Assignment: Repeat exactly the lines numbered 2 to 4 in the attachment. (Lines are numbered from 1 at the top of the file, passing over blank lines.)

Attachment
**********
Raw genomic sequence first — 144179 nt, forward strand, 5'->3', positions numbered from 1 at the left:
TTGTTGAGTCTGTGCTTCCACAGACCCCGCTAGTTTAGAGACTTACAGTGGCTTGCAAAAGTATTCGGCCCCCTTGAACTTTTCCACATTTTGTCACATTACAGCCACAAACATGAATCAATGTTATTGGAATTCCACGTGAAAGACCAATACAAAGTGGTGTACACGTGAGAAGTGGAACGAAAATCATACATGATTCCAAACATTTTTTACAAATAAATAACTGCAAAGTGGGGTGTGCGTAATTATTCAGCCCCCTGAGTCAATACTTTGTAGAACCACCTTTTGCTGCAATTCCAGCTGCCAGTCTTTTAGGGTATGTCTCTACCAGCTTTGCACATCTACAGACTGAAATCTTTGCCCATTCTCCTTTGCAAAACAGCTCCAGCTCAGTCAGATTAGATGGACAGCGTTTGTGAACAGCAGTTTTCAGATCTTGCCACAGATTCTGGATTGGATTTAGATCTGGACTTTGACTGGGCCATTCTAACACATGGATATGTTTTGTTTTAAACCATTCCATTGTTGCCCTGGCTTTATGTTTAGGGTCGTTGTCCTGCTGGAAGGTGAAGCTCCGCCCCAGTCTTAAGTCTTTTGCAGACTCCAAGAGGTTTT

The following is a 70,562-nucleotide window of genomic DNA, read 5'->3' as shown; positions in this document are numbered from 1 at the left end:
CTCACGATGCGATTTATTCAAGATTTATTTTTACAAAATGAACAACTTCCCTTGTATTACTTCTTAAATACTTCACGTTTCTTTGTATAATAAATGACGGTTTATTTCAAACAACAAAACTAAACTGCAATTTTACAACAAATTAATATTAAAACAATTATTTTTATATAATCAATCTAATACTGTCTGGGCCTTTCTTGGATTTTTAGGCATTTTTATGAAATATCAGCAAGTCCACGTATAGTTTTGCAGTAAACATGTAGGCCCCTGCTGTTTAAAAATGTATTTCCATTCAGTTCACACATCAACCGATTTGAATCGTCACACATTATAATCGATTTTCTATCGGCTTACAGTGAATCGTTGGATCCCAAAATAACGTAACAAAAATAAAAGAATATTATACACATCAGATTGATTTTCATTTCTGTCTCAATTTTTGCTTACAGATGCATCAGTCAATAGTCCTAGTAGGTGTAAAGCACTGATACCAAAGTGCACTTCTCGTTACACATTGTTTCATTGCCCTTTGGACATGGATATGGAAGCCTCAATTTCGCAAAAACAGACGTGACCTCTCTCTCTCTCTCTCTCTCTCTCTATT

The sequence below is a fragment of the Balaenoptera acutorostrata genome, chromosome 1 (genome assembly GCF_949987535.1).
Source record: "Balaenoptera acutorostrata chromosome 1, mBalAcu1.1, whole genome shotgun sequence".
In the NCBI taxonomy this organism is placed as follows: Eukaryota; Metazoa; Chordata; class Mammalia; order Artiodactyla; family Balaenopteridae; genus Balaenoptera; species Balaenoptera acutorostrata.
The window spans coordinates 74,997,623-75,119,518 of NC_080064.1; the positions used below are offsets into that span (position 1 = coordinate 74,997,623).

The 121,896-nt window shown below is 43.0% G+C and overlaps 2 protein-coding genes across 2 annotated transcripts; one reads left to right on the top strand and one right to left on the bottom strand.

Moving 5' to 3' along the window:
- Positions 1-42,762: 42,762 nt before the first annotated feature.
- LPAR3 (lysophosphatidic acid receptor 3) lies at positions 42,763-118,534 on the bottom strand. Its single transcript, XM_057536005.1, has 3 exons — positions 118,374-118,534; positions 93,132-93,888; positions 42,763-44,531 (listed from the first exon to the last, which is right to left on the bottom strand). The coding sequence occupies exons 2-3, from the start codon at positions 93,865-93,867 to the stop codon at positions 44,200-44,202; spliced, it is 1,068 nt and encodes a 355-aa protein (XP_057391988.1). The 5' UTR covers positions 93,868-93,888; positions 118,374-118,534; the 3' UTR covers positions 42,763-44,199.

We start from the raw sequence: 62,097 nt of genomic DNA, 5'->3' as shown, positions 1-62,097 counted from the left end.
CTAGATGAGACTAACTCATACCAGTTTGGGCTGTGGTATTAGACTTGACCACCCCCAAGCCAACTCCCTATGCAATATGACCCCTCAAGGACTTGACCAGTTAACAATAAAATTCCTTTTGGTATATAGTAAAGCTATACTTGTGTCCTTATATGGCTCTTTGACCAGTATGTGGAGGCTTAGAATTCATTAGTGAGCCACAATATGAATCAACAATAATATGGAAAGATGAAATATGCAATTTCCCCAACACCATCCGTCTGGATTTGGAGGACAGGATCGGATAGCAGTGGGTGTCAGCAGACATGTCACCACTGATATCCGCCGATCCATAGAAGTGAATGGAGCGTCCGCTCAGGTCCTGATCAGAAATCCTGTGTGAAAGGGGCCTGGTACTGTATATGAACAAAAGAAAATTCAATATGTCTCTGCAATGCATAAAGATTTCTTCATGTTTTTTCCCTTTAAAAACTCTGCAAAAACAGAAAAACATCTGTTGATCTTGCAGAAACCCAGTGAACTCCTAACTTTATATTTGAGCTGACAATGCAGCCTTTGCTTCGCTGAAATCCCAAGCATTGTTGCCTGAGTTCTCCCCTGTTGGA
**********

TTGTTGAGTCTGTGCTTCCACAGACCCCGCTAGTTTAGAGACTTACAGTGGCTTGCAAAAGTATTCGGCCCCCTTGAACTTTTCCACATTTTGTCACATTACAGCCACAAACATGAATCAATGTTATTGGAATTCCACGTGAAAGACCAATACAAAGTGGTGTACACGTGAGAAGTGGAACGAAAATCATACATGATTCCAAACATTTTTTACAAATAAATAACTGCAAAGTGGGGTGTGCGTAATTATTCAGCCCCCTGAGTCAATACTTTGTAGAACCACCTTTTGCTGCAATTCCAGCTGCCAGTCTTTTAGGGTATGTCTCTACCAGCTTTGCACATCTACAGACTGAAATCTTTGCCCATTCTCCTTTGCAAAACAGCTCCAGCTCAGTCAGATTAGATGGACAGCGTTTGTGAACAGCAGTTTTCAGATCTTGCCACAGATTCTGGATTGGATTTAGATCTGGACTTTGACTGGGCCATTCTAACACATGGATATGTTTTGTTTTAAACCATTCCATTGTTGCCCTGGCTTTATGTTTAGGGTCGTTGTCCTGCTGGAAGGTGAAGCTCCGCCCCAGTCTTAAGTCTTTTGCAGACTCCAAGAGGTTTT

The following is a 70,562-nucleotide window of genomic DNA, read 5'->3' as shown; positions in this document are numbered from 1 at the left end:
CTCACGATGCGATTTATTCAAGATTTATTTTTACAAAATGAACAACTTCCCTTGTATTACTTCTTAAATACTTCACGTTTCTTTGTATAATAAATGACGGTTTATTTCAAACAACAAAACTAAACTGCAATTTTACAACAAATTAATATTAAAACAATTATTTTTATATAATCAATCTAATACTGTCTGGGCCTTTCTTGGATTTTTAGGCATTTTTATGAAATATCAGCAAGTCCACGTATAGTTTTGCAGTAAACATGTAGGCCCCTGCTGTTTAAAAATGTATTTCCATTCAGTTCACACATCAACCGATTTGAATCGTCACACATTATAATCGATTTTCTATCGGCTTACAGTGAATCGTTGGATCCCAAAATAACGTAACAAAAATAAAAGAATATTATACACATCAGATTGATTTTCATTTCTGTCTCAATTTTTGCTTACAGATGCATCAGTCAATAGTCCTAGTAGGTGTAAAGCACTGATACCAAAGTGCACTTCTCGTTACACATTGTTTCATTGCCCTTTGGACATGGATATGGAAGCCTCAATTTCGCAAAAACAGACGTGACCTCTCTCTCTCTCTCTCTCTCTCTCTATT